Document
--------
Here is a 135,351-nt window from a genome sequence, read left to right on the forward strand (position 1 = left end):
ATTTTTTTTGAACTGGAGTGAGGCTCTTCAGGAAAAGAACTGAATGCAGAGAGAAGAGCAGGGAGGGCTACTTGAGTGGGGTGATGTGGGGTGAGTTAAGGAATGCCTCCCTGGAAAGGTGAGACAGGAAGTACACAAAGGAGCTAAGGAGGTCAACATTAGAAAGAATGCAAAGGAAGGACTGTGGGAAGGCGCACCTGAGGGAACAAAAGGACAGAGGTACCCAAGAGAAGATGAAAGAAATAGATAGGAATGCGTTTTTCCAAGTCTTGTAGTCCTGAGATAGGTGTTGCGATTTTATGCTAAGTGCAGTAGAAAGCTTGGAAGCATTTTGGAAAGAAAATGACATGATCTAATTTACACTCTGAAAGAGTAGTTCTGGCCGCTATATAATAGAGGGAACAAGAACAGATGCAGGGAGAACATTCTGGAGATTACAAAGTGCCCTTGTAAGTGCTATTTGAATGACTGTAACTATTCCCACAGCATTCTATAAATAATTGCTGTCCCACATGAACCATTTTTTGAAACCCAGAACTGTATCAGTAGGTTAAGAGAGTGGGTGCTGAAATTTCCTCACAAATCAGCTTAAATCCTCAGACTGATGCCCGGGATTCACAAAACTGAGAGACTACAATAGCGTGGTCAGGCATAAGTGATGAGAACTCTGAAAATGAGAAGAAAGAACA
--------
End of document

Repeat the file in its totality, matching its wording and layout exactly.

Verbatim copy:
Here is a 135,351-nt window from a genome sequence, read left to right on the forward strand (position 1 = left end):
ATTTTTTTTGAACTGGAGTGAGGCTCTTCAGGAAAAGAACTGAATGCAGAGAGAAGAGCAGGGAGGGCTACTTGAGTGGGGTGATGTGGGGTGAGTTAAGGAATGCCTCCCTGGAAAGGTGAGACAGGAAGTACACAAAGGAGCTAAGGAGGTCAACATTAGAAAGAATGCAAAGGAAGGACTGTGGGAAGGCGCACCTGAGGGAACAAAAGGACAGAGGTACCCAAGAGAAGATGAAAGAAATAGATAGGAATGCGTTTTTCCAAGTCTTGTAGTCCTGAGATAGGTGTTGCGATTTTATGCTAAGTGCAGTAGAAAGCTTGGAAGCATTTTGGAAAGAAAATGACATGATCTAATTTACACTCTGAAAGAGTAGTTCTGGCCGCTATATAATAGAGGGAACAAGAACAGATGCAGGGAGAACATTCTGGAGATTACAAAGTGCCCTTGTAAGTGCTATTTGAATGACTGTAACTATTCCCACAGCATTCTATAAATAATTGCTGTCCCACATGAACCATTTTTTGAAACCCAGAACTGTATCAGTAGGTTAAGAGAGTGGGTGCTGAAATTTCCTCACAAATCAGCTTAAATCCTCAGACTGATGCCCGGGATTCACAAAACTGAGAGACTACAATAGCGTGGTCAGGCATAAGTGATGAGAACTCTGAAAATGAGAAGAAAGAACA